EMPOWER-GR is a consortium of university (VU, Vrije Universiteit Amsterdam), academic hospital (Amsterdam UMC), geriatric rehabilitation care provider (Cordaan) and industry (Danone Nutricia Research) partners in the Netherlands. The research project includes four pillars: (1) an observational cohort study; (2) a sarcopenia awareness survey and semistructured interviews; (3) a feasibility randomised controlled trial (RCT); (4) sharing knowledge (figure 1). The study is being conducted at all three geriatric rehabilitation locations (120 beds) of Cordaan, a large community care provider in the Amsterdam area, the Netherlands.

Figure 1

EMPOWER-GR (Enhancing Muscle POWER in Geriatric Rehabilitation) study overview. RET, resistance exercise training.

aPatients from the observational cohort study that are able to answer the survey questions in opinion of the researcher and/or physician.

Observational cohort study

The observational cohort study will include 200 patients admitted to geriatric rehabilitation. Sarcopenia prevalence, functional and nutritional status will be assessed by use of a comprehensive geriatric assessment33 within 4 days of admission by physicians, nurses, physiotherapists, occupational therapists and a researcher. Length of stay and discharge destination will be recorded at discharge, and mortality data will be collected 6 months and 4 years after admission to geriatric rehabilitation.

Sarcopenia awareness

Within the observational cohort, a survey will be completed to assess sarcopenia awareness, perception of the importance of muscles for health and independence and barriers/enablers of treatment such as RET and protein supplementation. Semistructured interviews will be conducted in a random subset of 30 patients with sarcopenia and 15 carers, in chronological order of patient inclusion, to further explore the topics introduced in the survey. Additionally, knowledge about sarcopenia, diagnostic and treatment practices and barriers/enablers to the diagnosis and treatment of sarcopenia will be inquired among 500 geriatric rehabilitation healthcare professionals with an online survey. The survey will be distributed through Cordaan, various healthcare professional associations in the Netherlands as well as social medial (LinkedIn).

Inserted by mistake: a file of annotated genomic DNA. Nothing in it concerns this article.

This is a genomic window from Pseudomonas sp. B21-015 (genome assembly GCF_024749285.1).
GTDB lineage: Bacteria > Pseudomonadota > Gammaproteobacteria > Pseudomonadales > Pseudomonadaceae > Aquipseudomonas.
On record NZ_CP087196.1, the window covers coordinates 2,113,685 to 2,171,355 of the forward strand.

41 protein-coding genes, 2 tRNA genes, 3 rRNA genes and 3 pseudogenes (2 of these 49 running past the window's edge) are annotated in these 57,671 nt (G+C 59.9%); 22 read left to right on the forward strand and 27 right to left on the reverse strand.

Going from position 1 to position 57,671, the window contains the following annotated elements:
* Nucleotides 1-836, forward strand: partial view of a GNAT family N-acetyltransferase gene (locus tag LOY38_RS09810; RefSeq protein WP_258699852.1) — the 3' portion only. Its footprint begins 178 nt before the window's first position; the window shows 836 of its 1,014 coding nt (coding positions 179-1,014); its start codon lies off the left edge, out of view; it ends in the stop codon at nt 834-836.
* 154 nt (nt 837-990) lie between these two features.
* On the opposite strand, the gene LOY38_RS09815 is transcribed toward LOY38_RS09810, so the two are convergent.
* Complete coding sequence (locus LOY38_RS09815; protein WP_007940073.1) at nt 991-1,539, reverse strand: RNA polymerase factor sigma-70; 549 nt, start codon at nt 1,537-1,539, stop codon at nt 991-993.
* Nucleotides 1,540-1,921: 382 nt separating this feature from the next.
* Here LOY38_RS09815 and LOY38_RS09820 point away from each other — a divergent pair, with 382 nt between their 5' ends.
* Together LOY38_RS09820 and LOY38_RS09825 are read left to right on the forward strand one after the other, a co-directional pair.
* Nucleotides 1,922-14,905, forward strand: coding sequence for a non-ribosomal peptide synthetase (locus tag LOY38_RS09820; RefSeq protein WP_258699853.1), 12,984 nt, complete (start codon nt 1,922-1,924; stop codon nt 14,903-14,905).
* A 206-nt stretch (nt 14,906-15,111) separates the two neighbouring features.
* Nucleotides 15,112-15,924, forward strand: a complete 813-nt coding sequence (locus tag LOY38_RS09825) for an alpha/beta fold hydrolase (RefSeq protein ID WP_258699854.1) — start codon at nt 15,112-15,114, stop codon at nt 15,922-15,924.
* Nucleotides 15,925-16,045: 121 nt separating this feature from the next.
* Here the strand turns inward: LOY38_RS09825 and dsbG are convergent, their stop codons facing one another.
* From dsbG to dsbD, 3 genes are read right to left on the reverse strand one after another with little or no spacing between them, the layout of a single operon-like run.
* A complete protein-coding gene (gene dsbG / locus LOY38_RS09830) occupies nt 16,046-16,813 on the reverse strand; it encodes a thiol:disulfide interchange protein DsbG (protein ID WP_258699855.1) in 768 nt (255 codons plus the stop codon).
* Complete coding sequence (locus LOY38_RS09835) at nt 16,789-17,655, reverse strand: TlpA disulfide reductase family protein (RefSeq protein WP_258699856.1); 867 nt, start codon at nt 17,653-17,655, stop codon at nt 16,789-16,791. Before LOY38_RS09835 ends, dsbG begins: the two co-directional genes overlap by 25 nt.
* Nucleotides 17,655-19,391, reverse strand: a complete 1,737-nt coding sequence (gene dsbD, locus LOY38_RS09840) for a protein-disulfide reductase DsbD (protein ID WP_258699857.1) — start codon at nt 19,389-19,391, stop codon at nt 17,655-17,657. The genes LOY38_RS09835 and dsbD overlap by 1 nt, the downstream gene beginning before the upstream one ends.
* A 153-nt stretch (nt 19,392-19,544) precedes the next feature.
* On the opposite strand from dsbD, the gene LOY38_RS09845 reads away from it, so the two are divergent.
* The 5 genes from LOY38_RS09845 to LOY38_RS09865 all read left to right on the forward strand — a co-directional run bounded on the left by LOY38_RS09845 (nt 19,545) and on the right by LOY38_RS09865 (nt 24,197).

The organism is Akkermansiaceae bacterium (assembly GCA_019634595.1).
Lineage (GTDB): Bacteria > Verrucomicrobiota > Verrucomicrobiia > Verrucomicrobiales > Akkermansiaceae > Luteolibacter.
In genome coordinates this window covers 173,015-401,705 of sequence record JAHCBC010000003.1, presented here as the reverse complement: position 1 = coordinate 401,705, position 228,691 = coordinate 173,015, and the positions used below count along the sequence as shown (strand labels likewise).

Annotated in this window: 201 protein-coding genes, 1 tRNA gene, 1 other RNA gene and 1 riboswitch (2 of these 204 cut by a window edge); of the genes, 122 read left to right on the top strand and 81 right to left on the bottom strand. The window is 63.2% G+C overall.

Feasibility RCT

The feasibility, single-centre, randomised, controlled, open-label, parallel-group intervention study aims to include 80 patients with sarcopenia admitted to geriatric rehabilitation. Figure 2 provides a schematic diagram. The screening assessment (visit 0 (V0)) will be performed within 4 days after admission to geriatric rehabilitation. Eligible participants will be randomly allocated (parallel group 1:1; block-randomised) to the intervention or to the control group by a researcher, stratified by sex and location. The random allocation sequence and randomisation will be generated by an independent statistician and sealed in envelopes. The intervention group will receive a combined RET and protein supplementation intervention in combination with usual care. The control group will receive usual care. Neither the study team nor the patients will be blinded given the nature of the intervention. Muscle strength and physical performance outcomes will be assessed by an independent assessor. Study assessments will be performed at baseline (V1), discharge (V2) and week 13 (V3). After completion of V1, the intervention will start during the geriatric rehabilitation admission and continue after discharge for a total of 13 weeks. In case of hospitalisation during the study period for 48 hours to 1 week, an additional assessment of primary/secondary outcomes will be performed within 48 hours after hospital discharge. No additional assessment will be performed for hospitalisation <48 hours and admission for >1 week will result in dropout.